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Please use this identifier to cite or link to this item: http://hdl.handle.net/1807/30014

Title: Evaluations that consider the cost of educational programs: The contribution of high quality studies
Authors: Ross, John A.
Barkaoui, Khalid
Scott, Garth
Keywords: Cost studies
Cost-benefit
Cost-effectiveness
Cost-utility
Program evaluation
Program costs
Program benefits
Program improvement
Program effectiveness
Effect size
Academic achievement
Student achievement
What Works Clearinghouse
Validity
Cost-utility analysis
Issue Date: 2007
Publisher: Sage
Citation: Ross, J. A., Barkaoui, K., & Scott, G. (2007). Evaluations that consider the cost of educational programs: The contribution of high quality studies. American Journal of Evaluation, 28(4), 477-492. doi:10.1177/1098214007307942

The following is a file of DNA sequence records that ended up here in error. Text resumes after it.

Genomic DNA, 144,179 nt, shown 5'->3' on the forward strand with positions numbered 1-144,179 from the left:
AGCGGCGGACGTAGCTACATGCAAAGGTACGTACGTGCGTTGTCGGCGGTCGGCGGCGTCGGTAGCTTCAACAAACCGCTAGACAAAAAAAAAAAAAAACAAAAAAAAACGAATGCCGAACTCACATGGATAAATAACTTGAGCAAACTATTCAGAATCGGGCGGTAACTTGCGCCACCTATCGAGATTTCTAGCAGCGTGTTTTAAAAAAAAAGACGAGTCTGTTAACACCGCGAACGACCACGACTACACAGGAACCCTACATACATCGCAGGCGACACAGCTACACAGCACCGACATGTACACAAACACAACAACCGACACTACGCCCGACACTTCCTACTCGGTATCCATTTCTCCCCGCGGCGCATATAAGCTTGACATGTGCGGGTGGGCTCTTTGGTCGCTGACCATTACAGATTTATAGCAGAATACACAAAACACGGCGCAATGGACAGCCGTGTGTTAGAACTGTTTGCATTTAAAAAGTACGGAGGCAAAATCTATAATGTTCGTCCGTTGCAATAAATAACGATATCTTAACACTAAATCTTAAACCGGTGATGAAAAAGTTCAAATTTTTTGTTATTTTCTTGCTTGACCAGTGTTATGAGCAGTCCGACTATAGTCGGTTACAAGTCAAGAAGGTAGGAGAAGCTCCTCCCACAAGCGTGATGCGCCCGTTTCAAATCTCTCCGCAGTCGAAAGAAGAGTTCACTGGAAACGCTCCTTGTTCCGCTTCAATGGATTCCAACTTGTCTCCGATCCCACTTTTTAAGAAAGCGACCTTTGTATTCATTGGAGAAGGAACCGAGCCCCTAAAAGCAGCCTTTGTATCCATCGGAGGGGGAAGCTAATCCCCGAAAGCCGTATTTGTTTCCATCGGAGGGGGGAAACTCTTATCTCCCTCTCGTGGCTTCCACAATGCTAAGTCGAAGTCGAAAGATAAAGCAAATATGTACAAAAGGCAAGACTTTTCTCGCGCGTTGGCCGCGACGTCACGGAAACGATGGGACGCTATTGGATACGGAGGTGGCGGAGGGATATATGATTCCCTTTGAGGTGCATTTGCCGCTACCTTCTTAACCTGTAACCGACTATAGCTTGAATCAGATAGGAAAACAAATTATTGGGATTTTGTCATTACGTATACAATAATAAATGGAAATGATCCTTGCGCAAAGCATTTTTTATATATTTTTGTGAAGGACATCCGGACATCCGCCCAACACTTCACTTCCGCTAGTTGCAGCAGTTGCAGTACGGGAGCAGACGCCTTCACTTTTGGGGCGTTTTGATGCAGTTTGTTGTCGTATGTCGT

Abstract: Cost studies are program evaluations that judge program worth by relating program costs to program benefits. There are three sets of strategies: cost-benefit, cost-effectiveness, and cost-utility analysis, although the last appears infrequently. We searched relevant databases to identify 102 cost studies in education and then reduced the set to 30 using eight criteria. We found that these studies contributed to understanding program effects by meeting the four evaluation purposes identified by Mark et al. (2000). Cost studies (1) provide evidence of the worth of educational spending at the macro and individual program levels, information that is not provided by other evaluation approaches; (2) they provide direction for program improvement that differs from recommendations based solely on effect sizes; (3) they contribute to knowledge development by constructing and testing models that link spending to student learning; and (4) they can lead to the rewriting of regulations to make programs more efficient.
URI: http://hdl.handle.net/1807/30014
ISSN: 1098-2140 [print]
1557-0878 [online]
Appears in Collections:Faculty (CTL)

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